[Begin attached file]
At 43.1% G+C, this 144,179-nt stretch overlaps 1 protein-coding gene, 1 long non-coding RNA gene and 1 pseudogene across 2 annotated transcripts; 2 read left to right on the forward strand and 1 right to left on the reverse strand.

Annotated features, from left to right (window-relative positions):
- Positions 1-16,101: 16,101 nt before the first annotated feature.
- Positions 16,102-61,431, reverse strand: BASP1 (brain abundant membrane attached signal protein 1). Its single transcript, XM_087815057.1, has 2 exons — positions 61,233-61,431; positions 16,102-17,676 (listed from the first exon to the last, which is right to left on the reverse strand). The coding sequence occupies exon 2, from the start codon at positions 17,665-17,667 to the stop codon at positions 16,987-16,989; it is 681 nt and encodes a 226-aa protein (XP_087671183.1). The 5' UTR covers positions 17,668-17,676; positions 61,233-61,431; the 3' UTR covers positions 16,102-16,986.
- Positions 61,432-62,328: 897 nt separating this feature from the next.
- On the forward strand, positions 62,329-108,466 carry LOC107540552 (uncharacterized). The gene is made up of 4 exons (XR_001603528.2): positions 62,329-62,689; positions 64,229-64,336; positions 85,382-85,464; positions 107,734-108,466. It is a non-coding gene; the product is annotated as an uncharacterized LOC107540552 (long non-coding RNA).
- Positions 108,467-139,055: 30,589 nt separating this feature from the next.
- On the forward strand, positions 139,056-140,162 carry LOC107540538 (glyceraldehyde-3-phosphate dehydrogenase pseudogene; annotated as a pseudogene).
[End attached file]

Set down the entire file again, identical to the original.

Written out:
At 43.1% G+C, this 144,179-nt stretch overlaps 1 protein-coding gene, 1 long non-coding RNA gene and 1 pseudogene across 2 annotated transcripts; 2 read left to right on the forward strand and 1 right to left on the reverse strand.

Annotated features, from left to right (window-relative positions):
- Positions 1-16,101: 16,101 nt before the first annotated feature.
- Positions 16,102-61,431, reverse strand: BASP1 (brain abundant membrane attached signal protein 1). Its single transcript, XM_087815057.1, has 2 exons — positions 61,233-61,431; positions 16,102-17,676 (listed from the first exon to the last, which is right to left on the reverse strand). The coding sequence occupies exon 2, from the start codon at positions 17,665-17,667 to the stop codon at positions 16,987-16,989; it is 681 nt and encodes a 226-aa protein (XP_087671183.1). The 5' UTR covers positions 17,668-17,676; positions 61,233-61,431; the 3' UTR covers positions 16,102-16,986.
- Positions 61,432-62,328: 897 nt separating this feature from the next.
- On the forward strand, positions 62,329-108,466 carry LOC107540552 (uncharacterized). The gene is made up of 4 exons (XR_001603528.2): positions 62,329-62,689; positions 64,229-64,336; positions 85,382-85,464; positions 107,734-108,466. It is a non-coding gene; the product is annotated as an uncharacterized LOC107540552 (long non-coding RNA).
- Positions 108,467-139,055: 30,589 nt separating this feature from the next.
- On the forward strand, positions 139,056-140,162 carry LOC107540538 (glyceraldehyde-3-phosphate dehydrogenase pseudogene; annotated as a pseudogene).